As for our activities of the past week...
A while ago, Pastor Aaron asked if I'd be willing to learn the video "trade" at church and help out for the next few months, until he can recruit more permanent video volunteers. I'm always willing to help with the worship ministry because that's "my thing" at church - and he promised I would still sing as regularly as before - so I debuted in the video booth last weekend, shadowing on Saturday and then running the slides and lights for both Sunday services. I need to gain confidence in terms of editing songs and insuring that all the components (song slides, videos, sermon slides) are ready to go, but running things during the services was easy, and I'm glad to serve. I'm still wondering, though, if Aaron's comment that he knows I'm "good with computers" means I spend too much time on Facebook! :^)
On the home front, we "left Norway" early Monday morning and took a short cruise through the North Sea to Germany, where we'll "visit" through this coming week. Strangely enough given the strong German heritage around here, it was hard to find good, child-appropriate resources, but I did manage to snag a couple of good books from which to provide an overview. The girls noted the similarities between German culture and things with which they are familiar, and we also tried kuchen on Monday and potato pancakes on Wednesday - both hits - and did some faux-rosmaling on Friday. But they've decided they wouldn't want to live in Germany since, unfortunately, home education is illegal there.
With so many possible topics to address in a short time, I decided to focus on three elements of German history and culture I knew will resonate with the girls: Grimm Brothers' fairy tales, German composers, and castles. This week, I read "Hansel and Gretel," "Cinderella," and "Rapunzel," while letting all four girls color appropriate pictures while they listened. I also read biographies about and had the girls dance to music composed by both Bach and Handel. Next week, we'll do more of each and spend lots of time on castles, too.
A curriculum-related bonus was attending our homeschool association's annual Geography Fair on Monday night, where we stopped at a Germany-themed table among many others. In fact, there were close to 40 impressive displays put together by 80 children, including one on the Roman Empire by the girls' friend, Elizabeth.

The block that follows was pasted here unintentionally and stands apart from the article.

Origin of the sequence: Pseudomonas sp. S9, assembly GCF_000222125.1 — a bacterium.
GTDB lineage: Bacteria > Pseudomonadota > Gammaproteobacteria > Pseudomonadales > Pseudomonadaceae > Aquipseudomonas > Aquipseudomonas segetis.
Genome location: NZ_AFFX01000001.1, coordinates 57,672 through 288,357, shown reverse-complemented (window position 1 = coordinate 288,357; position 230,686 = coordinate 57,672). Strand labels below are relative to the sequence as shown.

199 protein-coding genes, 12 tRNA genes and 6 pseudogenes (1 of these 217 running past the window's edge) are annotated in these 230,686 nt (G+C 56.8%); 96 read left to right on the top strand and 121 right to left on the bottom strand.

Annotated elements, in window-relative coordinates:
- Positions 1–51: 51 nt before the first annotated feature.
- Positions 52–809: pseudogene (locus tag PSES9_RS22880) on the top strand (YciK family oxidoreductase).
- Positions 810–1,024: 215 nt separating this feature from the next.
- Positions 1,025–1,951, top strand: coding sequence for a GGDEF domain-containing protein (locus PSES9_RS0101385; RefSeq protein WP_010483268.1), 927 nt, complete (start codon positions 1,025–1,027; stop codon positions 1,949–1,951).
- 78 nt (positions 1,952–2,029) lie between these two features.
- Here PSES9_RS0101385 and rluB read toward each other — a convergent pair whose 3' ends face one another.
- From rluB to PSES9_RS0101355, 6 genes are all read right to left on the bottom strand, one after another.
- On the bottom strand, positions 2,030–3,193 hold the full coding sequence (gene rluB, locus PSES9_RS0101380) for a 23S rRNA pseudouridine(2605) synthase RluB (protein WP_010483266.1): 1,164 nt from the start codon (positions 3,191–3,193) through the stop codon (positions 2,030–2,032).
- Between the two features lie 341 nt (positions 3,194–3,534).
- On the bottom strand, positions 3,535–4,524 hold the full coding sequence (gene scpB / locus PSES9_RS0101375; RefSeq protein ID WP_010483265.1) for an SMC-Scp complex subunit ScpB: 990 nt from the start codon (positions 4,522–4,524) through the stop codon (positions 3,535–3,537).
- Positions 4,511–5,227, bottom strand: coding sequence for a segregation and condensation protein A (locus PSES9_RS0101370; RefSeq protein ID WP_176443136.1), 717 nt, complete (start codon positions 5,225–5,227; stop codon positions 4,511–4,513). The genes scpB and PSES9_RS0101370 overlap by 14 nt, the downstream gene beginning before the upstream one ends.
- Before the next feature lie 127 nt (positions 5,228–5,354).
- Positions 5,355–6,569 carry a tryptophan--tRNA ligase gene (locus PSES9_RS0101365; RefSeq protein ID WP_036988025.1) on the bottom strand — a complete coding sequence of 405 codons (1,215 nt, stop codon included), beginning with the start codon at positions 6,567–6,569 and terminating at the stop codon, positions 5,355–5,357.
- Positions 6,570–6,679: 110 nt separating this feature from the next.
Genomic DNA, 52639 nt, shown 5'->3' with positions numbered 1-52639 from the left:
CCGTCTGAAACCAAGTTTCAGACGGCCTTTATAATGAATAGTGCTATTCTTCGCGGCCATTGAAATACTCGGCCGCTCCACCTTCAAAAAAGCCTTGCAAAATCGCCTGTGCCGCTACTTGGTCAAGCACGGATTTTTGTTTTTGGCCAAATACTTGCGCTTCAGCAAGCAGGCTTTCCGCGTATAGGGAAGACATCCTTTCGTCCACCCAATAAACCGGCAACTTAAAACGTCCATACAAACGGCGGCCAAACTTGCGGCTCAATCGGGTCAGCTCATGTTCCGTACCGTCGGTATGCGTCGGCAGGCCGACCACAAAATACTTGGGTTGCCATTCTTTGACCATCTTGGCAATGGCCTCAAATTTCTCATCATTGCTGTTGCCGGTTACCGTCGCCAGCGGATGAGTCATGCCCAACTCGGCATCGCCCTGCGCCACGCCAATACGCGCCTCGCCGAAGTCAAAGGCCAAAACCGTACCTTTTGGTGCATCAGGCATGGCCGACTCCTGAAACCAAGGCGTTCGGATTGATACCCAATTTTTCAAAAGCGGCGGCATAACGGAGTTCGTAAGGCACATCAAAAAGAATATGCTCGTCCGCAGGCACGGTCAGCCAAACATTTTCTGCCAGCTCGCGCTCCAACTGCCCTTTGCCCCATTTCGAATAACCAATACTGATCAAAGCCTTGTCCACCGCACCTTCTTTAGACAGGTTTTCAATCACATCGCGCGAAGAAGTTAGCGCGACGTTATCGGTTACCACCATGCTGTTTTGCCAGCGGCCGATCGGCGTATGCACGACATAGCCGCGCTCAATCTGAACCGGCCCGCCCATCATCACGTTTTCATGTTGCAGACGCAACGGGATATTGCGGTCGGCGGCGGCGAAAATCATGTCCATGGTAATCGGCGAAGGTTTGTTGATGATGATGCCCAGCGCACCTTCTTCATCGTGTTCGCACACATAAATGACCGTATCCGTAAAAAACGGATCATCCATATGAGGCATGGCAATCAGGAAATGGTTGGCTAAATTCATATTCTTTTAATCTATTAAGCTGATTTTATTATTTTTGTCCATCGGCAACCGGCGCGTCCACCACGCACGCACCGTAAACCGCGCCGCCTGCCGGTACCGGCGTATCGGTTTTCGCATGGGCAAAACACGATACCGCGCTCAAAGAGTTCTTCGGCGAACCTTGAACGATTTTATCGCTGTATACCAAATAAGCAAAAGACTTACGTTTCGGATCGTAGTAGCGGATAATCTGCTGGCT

I'd considered having the girls make a display themselves but, since we've never before attended the event, it seemed best to first let them see what it was all about. And, as I'd hoped, it seems they've "caught the bug," so now we'll plan to participate next fall.
That should be easy to accomplish seeing as how they really enjoy doing projects, the latest of which was Abigail's book project for Tangled, the Rapunzel-inspired book she recently finished. As with Rachel's last project, Abigail's idea for this impressive creation - a dollhouse-style Rapunzel tower - was completely her own.
I've also been impressed with how both girls have taken to the idea of presenting their projects. Granted, their only audience at the moment is immediate family, but I am glad they are not only not afraid of sharing in some detail, they are also gaining poise and composure with every presentation. It reminds me of the small elocution clubs some families in our association organize and, while I don't know when that would fit into our lives, I'm glad to give the girls this early experience in some form of public speaking.
Anna and N. focused this week on the letter D and learning about dinosaurs, who, "big or small, God made them all." It's difficult to find books that are not steeped in evolutionary, "millions of years" bias, and most of the creation science-oriented materials are over the heads of such little ones. So, instead, we read one simple creation-themed book (God Made Dinosaurs by Heno Head, Jr.) and then a few fun books by Jane Yolen (How Do Dinosaurs Say Good Night?, for example) to simply introduce the girls to some basic information.
They particularly enjoyed playing with several plastic dinosaur toys (who interacted quite nicely with the Little People toys!), doing dinosaur stencils, and drawing their own versions of particular dinosaurs. Here, Anna displays her triceratops.
And, of course, this was Baby H.'s second full week with us. I feel things are going as well as can be expected; his smiles and giggles are priceless, and he remains unphased by the inevitable noise of four busy girls or even Rachel and Abigail's daily piano practice. My biggest challenge is not yet knowing from day to day what his sleeping and eating schedule will be - it has been different every day - but we had an especially good day on Friday, and I'm hoping to see if I might nudge him toward following a similar schedule most of the time. Of course, having him here is a good way for me to practice the important "art" of being flexible, but I won't deny wishing for a little consistency from day to day!
I did publish two pieces this week:
- an article for the Facebook page of The Old Schoolhouse magazine, summarizing home education in Wisconsin.
I'm woefully behind in posting to The ChatterBee, updating this year's home learning blog, and working on the girls' scrapbooks. But I'm hoping to get a handle on all of that when we begin our "winter break" just before Thanksgiving. We'll still actually "do school" between Thanksgiving and Christmas, but our schedule will be lighter - focused mainly on a Christmas-themed unit study - so I'm hoping to have more time and energy to get caught up with those other things while the girls enjoy a bit more free time as well.
Of course, all of that necessitates us completing our study of Germany...and to do that, I've got to wrap up this wrap-up and get onto to my preparations for the week!